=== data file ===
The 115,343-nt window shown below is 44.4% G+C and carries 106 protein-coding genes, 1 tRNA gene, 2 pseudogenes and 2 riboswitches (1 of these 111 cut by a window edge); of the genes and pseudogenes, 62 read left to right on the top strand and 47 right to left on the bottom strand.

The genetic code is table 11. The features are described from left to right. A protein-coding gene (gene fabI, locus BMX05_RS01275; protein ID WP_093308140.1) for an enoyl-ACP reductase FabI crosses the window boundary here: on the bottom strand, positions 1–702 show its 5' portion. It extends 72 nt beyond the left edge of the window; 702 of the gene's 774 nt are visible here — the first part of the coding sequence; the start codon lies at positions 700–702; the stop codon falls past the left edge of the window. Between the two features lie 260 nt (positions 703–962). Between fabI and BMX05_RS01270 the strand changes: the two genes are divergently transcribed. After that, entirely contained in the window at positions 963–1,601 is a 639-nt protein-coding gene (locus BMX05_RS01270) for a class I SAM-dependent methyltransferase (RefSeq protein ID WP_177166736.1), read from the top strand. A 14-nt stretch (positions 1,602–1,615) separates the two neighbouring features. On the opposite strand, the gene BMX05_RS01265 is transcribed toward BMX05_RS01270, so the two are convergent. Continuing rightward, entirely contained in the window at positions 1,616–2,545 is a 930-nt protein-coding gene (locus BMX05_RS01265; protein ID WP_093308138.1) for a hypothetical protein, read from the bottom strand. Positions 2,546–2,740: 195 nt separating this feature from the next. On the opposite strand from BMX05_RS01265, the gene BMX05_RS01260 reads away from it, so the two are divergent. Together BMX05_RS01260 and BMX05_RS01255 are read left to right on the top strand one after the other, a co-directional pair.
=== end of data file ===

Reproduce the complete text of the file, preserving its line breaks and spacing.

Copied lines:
The 115,343-nt window shown below is 44.4% G+C and carries 106 protein-coding genes, 1 tRNA gene, 2 pseudogenes and 2 riboswitches (1 of these 111 cut by a window edge); of the genes and pseudogenes, 62 read left to right on the top strand and 47 right to left on the bottom strand.

The genetic code is table 11. The features are described from left to right. A protein-coding gene (gene fabI, locus BMX05_RS01275; protein ID WP_093308140.1) for an enoyl-ACP reductase FabI crosses the window boundary here: on the bottom strand, positions 1–702 show its 5' portion. It extends 72 nt beyond the left edge of the window; 702 of the gene's 774 nt are visible here — the first part of the coding sequence; the start codon lies at positions 700–702; the stop codon falls past the left edge of the window. Between the two features lie 260 nt (positions 703–962). Between fabI and BMX05_RS01270 the strand changes: the two genes are divergently transcribed. After that, entirely contained in the window at positions 963–1,601 is a 639-nt protein-coding gene (locus BMX05_RS01270) for a class I SAM-dependent methyltransferase (RefSeq protein ID WP_177166736.1), read from the top strand. A 14-nt stretch (positions 1,602–1,615) separates the two neighbouring features. On the opposite strand, the gene BMX05_RS01265 is transcribed toward BMX05_RS01270, so the two are convergent. Continuing rightward, entirely contained in the window at positions 1,616–2,545 is a 930-nt protein-coding gene (locus BMX05_RS01265; protein ID WP_093308138.1) for a hypothetical protein, read from the bottom strand. Positions 2,546–2,740: 195 nt separating this feature from the next. On the opposite strand from BMX05_RS01265, the gene BMX05_RS01260 reads away from it, so the two are divergent. Together BMX05_RS01260 and BMX05_RS01255 are read left to right on the top strand one after the other, a co-directional pair.